All doubts as to the existence of a genuine issue of material fact must be resolved against the moving party, and the entire record must be examined in the light most favorable to the nonmoving party. White v. Westinghouse Elec. Co., 862 F.2d 56, 59 (3d Cir. 1988). Once the moving party has satisfied its initial burden, the burden shifts to the nonmoving party to either present affirmative evidence supporting its version of the material facts or to refute the moving party's contention that the facts entitle it to judgment as a matter of law. Anderson, 477 U.S. at 256-57.

The Court need not accept mere conclusory allegations, whether they are made in the complaint or a sworn statement. Lujan v. Nat'l Wildlife Fed'n, 497 U.S. 871, 888 (1990). In deciding a motion for summary judgment, "the judge's function is not himself to weigh the evidence and determine the truth of the matter but to determine whether there is a genuine issue for trial." Anderson, 477 U.S. at 249.


I. Ms. Bolyard's legal status on the WLE property

Pennsylvania law has long held that the duty a land possessor owes to a person who enters his land is to be determined based on whether the entrant is a trespasser, an invitee or a licensee. Palange v. City of Philadelphia, 433 Pa.Super. 373, 640 A.2d 1305, 1308 (Pa.Super.Ct.1994). The Restatement (Second) of Torts defines a trespasser as a person who enters or remains upon land in the possession of another without a privilege to do so. Id. The Restatement defines a licensee as "a person who is privileged to enter or remain on land only by virtue of the possessor's consent." Id. In Pennsylvania, a trespasser may recover for injuries sustained on land only if the possessor of land was guilty of wanton or willful negligence or misconduct. Rossino v. Kovacs, 553 Pa. 168, 172 (1998). A license to enter land does not extend beyond the area to which the permission applies. Porreca v. Atlantic Refining Co., 403 Pa. 171, 174 (1961). "A trespasser is one who enters the land of another without any right to do so or who goes beyond the rights and privileges which he or she has been granted by license or invitation." Oswald v. Hausman, 378 Pa. Super. 245, 253 (1988) (emphasis added). Finally, Pennsylvania courts have repeatedly held that "generally, the determination of whether an individual is an invitee, licensee, or trespasser is one of fact for the jury." Palange, 640 A.2d at 1307.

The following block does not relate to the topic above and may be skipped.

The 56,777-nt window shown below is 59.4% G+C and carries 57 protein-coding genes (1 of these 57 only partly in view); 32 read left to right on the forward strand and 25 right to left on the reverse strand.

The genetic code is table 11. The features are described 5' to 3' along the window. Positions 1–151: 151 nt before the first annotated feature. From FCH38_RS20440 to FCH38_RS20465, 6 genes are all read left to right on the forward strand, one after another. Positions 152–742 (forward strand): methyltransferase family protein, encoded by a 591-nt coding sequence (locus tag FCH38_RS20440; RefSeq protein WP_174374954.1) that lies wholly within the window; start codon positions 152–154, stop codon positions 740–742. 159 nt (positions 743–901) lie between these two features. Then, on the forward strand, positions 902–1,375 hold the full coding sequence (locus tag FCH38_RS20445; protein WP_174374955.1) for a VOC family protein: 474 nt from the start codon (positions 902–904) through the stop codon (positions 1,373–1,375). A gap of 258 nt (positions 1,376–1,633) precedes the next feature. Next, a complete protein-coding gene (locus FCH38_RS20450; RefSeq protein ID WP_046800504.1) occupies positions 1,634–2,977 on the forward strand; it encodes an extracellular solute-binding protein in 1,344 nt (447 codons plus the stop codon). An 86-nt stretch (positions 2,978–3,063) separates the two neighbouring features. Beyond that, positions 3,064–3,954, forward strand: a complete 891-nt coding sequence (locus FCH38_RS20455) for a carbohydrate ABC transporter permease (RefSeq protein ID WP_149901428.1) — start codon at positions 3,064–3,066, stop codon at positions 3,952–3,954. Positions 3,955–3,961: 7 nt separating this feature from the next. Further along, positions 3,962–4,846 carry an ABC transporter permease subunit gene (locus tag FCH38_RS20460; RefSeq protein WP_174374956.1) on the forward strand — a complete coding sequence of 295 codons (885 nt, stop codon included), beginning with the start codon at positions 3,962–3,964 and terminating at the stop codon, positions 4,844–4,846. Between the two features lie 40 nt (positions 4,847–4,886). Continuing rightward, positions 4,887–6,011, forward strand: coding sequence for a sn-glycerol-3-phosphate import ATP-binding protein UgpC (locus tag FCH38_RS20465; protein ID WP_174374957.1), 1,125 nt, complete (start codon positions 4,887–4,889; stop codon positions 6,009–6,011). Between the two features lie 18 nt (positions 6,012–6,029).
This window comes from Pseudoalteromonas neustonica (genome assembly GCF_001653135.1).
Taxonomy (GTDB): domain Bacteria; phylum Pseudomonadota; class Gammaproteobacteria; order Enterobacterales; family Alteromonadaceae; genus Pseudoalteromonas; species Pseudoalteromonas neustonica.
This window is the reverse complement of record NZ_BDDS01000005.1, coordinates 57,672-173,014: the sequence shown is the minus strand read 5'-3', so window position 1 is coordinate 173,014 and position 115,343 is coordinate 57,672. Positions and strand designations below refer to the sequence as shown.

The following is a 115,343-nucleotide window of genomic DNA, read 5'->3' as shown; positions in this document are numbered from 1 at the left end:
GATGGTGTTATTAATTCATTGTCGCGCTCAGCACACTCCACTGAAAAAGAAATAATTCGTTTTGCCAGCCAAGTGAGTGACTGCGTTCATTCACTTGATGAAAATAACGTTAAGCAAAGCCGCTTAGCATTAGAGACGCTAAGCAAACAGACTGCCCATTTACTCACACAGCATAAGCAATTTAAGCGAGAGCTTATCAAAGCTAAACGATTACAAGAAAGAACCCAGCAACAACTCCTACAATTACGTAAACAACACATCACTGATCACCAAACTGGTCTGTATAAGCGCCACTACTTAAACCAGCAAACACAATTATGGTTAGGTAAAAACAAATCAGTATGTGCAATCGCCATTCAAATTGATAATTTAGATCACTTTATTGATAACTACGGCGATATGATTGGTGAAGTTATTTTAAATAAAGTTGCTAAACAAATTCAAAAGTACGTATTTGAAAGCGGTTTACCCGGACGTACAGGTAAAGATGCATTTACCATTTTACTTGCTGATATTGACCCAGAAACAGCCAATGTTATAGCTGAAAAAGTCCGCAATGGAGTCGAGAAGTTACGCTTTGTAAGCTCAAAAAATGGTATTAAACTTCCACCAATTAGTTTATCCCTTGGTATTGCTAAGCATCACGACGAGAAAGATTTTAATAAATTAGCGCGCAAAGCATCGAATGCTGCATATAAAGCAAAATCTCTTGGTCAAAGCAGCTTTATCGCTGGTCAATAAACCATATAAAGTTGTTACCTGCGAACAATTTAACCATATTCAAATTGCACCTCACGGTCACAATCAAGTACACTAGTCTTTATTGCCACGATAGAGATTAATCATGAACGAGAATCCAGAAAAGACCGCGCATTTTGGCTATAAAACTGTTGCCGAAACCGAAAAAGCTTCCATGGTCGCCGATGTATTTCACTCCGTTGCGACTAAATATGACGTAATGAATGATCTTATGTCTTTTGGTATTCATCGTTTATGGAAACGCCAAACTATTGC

Here, WLE claims that even if Mr. Bolyard was rightfully on WLE's property as a guest of Mr. Dohn, she became a trespasser when she went tubing on the ski slope without permission. But Mr. Dohn testified that he saw people sledding on the hill over the years. He also testified were no signs posted prohibiting use of the slope as there were at other locations on the property that were off limits. The determination of Ms. Bolyard's legal status on the slope is one that should be decided by a jury.

II. The standard of care owed Ms. Bolyard as a licensee

The Restatement (Second) of Torts § 342 describes the duty of care owed to licensees as follows:

A possessor of land is subject to liability for physical harm caused to licensees by a condition on the land if, but only if,

(a) the possessor knows or has reason to know of the condition and should realize that it involves an unreasonable risk of harm to such licensees and should expect that they will not discover or realize the danger, and

(b) he fails to exercise reasonable care to make the condition safe, or to warn the licensees of the condition and the risk involved, and

(c) the licensees do not know or have reason to know of the condition and the risk involved.